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For example, 0 is ground or 0 volts and 1 is VDD or 5 volts

what happens if the voltage is 4.99 volts? or 3.2 volts?

Is it 0 or a 1??!?

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  • \$\begingroup\$ The word for the red region on the right is "indeterminate", not "intermediate". The effect is not determined, i.e., what happens is not part of the component's specification. Don't do that. \$\endgroup\$ – Pete Becker Sep 7 '15 at 21:59
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    \$\begingroup\$ As your drawing shows, a logic "0" is not just 0.00 Volts - it is a range of voltage somewhere near Ground, and a logic "1" is a range of voltage somewhere near Vcc. The actual range will be shown in the part's datasheet. The device may do what it wishes with voltages in the red region, so, for reliable operation, we make sure signals don't remain in that region. \$\endgroup\$ – Peter Bennett Sep 7 '15 at 23:09
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It is undetermined. It could sometimes be seen as a '0' other times as a '1'. Different devices might act differently, it might vary with temperature or anything. It may even oscillate between 0 and 1.

It can't be relied upon so don't expect anything at that point. It should be passed through as quickly as possible - a few nanoseconds so as to minimize the time that the logic level is uncertain.

If it is above or below that region the device will work as specified.

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I'm assuming you're talking about discrete digital logic, such as the 7400 or 4000 series of IC's. When an input is lower than VIHmin or higher than VILmax, the device is in an "undefined state" and may* consume much more power than usual (possibly leading to the death of the device.) This is because in this state, some circuit elements inside the chip are all "on" and create essentially a dead short between Vcc and Vss. So this condition must be avoided on most digital IC's.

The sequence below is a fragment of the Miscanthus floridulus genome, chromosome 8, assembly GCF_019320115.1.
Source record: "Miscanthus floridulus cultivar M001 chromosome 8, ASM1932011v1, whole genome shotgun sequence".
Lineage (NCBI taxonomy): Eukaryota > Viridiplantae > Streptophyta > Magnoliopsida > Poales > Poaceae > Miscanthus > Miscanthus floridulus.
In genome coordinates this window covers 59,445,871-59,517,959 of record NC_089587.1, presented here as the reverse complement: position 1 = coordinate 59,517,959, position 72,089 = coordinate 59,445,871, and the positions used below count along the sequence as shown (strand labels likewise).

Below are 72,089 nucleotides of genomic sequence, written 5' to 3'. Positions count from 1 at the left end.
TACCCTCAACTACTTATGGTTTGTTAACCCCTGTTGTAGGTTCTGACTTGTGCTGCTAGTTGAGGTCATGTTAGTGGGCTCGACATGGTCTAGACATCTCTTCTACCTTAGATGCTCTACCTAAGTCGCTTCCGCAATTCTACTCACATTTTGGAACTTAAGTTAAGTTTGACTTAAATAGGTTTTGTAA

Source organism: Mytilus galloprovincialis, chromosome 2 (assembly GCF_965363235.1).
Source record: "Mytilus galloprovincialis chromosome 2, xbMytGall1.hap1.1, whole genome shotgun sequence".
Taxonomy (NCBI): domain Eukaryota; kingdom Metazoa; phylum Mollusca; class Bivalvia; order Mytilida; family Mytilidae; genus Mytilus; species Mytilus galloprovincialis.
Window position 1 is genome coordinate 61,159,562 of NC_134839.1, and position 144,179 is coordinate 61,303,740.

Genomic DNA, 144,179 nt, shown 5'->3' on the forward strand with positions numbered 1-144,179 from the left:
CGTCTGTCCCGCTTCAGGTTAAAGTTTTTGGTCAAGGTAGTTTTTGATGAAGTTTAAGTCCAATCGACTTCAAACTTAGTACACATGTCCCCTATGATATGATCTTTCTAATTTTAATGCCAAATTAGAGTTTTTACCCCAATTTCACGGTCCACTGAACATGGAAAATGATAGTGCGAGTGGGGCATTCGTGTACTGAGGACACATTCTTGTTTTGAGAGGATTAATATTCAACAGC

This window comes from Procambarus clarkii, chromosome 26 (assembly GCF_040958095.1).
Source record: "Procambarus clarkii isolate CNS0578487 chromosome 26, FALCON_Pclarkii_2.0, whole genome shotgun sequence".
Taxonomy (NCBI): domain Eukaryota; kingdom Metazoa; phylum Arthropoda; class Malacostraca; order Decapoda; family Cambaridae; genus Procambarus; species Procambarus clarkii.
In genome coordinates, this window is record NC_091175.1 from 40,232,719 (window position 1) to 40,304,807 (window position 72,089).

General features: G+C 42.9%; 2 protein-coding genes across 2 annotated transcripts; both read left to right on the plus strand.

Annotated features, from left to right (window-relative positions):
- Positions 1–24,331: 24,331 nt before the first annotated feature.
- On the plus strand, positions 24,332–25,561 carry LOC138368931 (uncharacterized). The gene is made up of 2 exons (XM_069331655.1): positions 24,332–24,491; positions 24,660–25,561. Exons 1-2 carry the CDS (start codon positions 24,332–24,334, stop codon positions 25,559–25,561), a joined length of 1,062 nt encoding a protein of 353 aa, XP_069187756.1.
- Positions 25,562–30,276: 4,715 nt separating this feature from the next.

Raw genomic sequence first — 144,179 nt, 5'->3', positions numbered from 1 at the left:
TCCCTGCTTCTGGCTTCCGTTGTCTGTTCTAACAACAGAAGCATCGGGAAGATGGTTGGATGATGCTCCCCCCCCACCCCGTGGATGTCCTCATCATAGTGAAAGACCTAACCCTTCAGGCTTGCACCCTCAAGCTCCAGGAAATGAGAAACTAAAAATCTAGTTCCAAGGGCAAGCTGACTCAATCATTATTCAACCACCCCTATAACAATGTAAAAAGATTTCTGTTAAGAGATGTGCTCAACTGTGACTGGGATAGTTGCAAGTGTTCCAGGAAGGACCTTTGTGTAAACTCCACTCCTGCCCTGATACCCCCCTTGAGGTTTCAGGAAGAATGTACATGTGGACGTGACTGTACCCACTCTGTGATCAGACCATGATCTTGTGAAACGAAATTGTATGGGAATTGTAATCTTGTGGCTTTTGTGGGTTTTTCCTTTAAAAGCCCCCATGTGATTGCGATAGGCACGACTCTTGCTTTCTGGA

*Depends on the exact IC in question. Some are "worse" about this than others.

(In highschool electronics class, we designed an electronic "coin toss" using a 7400 series counter and other gates. Many students left input pins unconnected, which is a big no-no but we didn't know any better. Most devices failed, due to excessive power consumption, leading to overheat condition, which was due to several inputs being in a "floating" or "undefined" state.) Always tie inputs either high or low on unused digital inputs.

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As long as it's less than Vilmax (and higher than 0) it's a 0, as long as it's higher than Vihmin (and lower than Vcc) it's a 1.

If it's between Vilmax and Vihmin then it's indeterminate. If it's a bit higher than Vcc or a bit lower than 0 it's still a 1 or a 0 respectively (practical, not textbook answer).

For example, for a CMOS part 74HC00 with 5V Vcc, Vihmin is 3.5V and Vilmax is 1.5V.

So 4.99V is surely a 1 and 3.2V is indeterminate (in practice the latter is usually going to be a 1 because the typical transition is at Vcc/2 and 3.2V is much more than 2.5V- the typical range at room temperature is 2.33~2.67V- but it's almost always best not to depend on this sort of thing).

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If the input voltage is above VIHmin, according to the figure, it is defined as a logical '1'. This would probably apply to the 4.99 V case. (Since the figure lacks any numerical values for the voltages, we can't really know, of course.)

3.2 V would probably fall in the indeterminate region, and the state of the circuit would be undefined, ie it could be interpreted as either a '0' or a '1' depending on tolerances etc.

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If the voltage is between Vil and Vih or Vol and Voh, it is said to be in intermediate stage. In this state, the voltage remains in ambiguous state. The result will not be stable.

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